A jury in California awarded $22.4 million in punitive damages to a former sales manager of Cardiovascular Systems, Inc., a medical device company, based on a finding that his employer retaliated against him under both the California Fair Employment & Housing Act (California Government Code § 12940(h)) and the California Whistleblower Act (California Labor Code § 1102.5(b)) for making complaints regarding alleged discrimination against female employees as well as various unethical medical sales practices. The punitive damages award came just one day after the jury awarded Plaintiff $2.7 million in compensatory damages.
The employer contended that Plaintiff’s employment was terminated for legitimate, non-retaliatory reasons based on a verbal confrontation between Plaintiff and his supervisor. The employer submitted evidence that Plaintiff yelled, slammed his fists on a table and called his supervisor a “liar.” The employer also argued that Plaintiff’s complaints were not asserted in “good faith”, but were simply made up to prevent his supervisor from modifying his sales territory.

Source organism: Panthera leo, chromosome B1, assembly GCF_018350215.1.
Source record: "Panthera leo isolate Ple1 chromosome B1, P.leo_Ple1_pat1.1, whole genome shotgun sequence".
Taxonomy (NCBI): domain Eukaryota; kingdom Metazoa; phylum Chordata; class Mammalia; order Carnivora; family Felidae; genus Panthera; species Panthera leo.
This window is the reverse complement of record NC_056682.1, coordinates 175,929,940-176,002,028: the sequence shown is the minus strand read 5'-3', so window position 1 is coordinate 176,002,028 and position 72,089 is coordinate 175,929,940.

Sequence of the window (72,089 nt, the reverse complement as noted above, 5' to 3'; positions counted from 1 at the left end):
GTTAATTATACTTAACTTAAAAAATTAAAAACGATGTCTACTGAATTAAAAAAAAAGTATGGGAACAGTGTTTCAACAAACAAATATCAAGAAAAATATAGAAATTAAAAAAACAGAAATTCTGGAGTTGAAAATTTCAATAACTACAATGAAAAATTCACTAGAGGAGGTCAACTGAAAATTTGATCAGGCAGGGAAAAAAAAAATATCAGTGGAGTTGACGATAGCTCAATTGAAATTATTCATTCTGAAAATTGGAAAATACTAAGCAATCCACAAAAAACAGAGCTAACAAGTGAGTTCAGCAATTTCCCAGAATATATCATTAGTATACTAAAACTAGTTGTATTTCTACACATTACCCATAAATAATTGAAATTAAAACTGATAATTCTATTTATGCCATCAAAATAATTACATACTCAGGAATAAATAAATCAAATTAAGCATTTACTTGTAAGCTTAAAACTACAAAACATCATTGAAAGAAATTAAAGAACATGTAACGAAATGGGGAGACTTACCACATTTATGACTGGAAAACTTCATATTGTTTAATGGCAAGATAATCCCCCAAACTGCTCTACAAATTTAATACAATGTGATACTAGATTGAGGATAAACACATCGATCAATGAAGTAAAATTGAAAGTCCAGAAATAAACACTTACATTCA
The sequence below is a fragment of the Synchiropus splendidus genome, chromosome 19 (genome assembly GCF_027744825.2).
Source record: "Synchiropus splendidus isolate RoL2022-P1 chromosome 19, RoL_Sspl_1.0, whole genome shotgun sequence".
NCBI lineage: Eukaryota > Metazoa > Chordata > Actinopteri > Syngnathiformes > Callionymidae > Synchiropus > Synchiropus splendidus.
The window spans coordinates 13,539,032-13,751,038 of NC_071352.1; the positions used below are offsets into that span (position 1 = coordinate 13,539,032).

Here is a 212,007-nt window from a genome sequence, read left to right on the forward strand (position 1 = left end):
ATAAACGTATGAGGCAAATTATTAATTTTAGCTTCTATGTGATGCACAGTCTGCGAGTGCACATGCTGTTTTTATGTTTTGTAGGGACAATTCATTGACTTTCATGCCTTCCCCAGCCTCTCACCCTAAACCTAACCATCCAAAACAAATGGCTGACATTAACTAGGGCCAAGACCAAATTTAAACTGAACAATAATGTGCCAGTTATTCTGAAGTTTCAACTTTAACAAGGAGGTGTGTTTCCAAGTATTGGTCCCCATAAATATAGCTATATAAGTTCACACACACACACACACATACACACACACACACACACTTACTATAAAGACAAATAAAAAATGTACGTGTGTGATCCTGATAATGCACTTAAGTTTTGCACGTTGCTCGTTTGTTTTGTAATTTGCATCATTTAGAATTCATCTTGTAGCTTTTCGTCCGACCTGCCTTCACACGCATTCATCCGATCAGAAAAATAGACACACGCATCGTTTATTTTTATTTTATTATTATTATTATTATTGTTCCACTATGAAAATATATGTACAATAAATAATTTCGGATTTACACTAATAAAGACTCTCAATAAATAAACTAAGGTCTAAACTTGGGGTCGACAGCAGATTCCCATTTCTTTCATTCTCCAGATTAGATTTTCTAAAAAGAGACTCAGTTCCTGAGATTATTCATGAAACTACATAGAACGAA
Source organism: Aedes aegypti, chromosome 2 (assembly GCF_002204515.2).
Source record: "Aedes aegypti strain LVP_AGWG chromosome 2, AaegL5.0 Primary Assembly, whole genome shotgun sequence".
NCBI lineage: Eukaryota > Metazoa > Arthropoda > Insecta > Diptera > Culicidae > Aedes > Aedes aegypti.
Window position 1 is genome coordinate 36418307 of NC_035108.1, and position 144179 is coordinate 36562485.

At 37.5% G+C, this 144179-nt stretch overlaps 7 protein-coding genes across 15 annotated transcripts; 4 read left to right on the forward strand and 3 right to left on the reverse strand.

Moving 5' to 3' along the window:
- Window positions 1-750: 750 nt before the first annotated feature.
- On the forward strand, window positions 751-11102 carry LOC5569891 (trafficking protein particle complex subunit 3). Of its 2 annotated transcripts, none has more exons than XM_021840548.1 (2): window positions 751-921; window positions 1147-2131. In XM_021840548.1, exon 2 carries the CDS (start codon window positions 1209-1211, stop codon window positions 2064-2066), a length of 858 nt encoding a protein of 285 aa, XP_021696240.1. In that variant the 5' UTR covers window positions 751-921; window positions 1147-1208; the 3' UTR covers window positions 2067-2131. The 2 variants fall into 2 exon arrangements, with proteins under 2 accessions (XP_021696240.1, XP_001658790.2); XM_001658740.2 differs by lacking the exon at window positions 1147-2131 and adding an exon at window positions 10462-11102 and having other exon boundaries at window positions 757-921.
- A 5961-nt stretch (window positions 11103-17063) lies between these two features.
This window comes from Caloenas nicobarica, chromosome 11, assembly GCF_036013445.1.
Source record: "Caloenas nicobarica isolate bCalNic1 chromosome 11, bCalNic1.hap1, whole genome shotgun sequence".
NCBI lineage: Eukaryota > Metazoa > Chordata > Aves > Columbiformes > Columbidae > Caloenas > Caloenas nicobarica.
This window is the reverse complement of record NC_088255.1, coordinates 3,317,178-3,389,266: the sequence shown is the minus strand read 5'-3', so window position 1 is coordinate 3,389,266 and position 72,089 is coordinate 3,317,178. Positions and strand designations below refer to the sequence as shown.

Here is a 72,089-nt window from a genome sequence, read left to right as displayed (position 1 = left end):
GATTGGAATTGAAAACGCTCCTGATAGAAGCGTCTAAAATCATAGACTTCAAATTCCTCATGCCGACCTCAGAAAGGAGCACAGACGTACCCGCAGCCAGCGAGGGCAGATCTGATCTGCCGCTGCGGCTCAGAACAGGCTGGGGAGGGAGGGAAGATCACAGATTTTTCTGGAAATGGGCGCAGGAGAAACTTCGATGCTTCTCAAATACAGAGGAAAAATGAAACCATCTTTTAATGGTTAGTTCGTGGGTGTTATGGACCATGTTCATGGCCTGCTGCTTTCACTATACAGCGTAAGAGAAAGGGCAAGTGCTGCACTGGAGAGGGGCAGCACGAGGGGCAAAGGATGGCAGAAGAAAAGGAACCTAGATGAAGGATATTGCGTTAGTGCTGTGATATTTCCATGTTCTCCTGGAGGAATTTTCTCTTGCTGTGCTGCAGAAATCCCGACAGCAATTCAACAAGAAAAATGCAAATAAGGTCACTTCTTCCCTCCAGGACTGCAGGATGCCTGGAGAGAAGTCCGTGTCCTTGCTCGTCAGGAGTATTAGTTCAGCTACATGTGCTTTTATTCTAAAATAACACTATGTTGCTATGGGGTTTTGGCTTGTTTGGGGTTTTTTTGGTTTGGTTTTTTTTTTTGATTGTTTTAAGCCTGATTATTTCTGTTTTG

The jury rejected the employer’s defenses and entered a verdict for the Plaintiff. Prior to the award of punitive damages, Defendant’s attorney told the jury that Plaintiff already had been fully compensated by the jury’s $2.7 million award of compensatory damages. He also stated that since the employer had already gotten the message, there was no need for any award of punitive damages. The Plaintiff’s attorney told the jury that the Defendant attorney’s statements showed that the employer still did not believe it violated the law, despite the unanimous verdict against it. The Plaintiff’s attorney emphasized that the employer failed to present any evidence that it had or will make changes to prevent retaliation from occurring in the future.
The magnitude of this jury award underscores the importance of training supervisors of the risks of retaliation claims even if the employee’s underlying complaint is believed to have been made in bad faith. Further, it highlights that employers should carefully consider that juries will evaluate the extent to which an employer has presented evidence that its policies and practices have or will prevent unlawful retaliation in the workplace.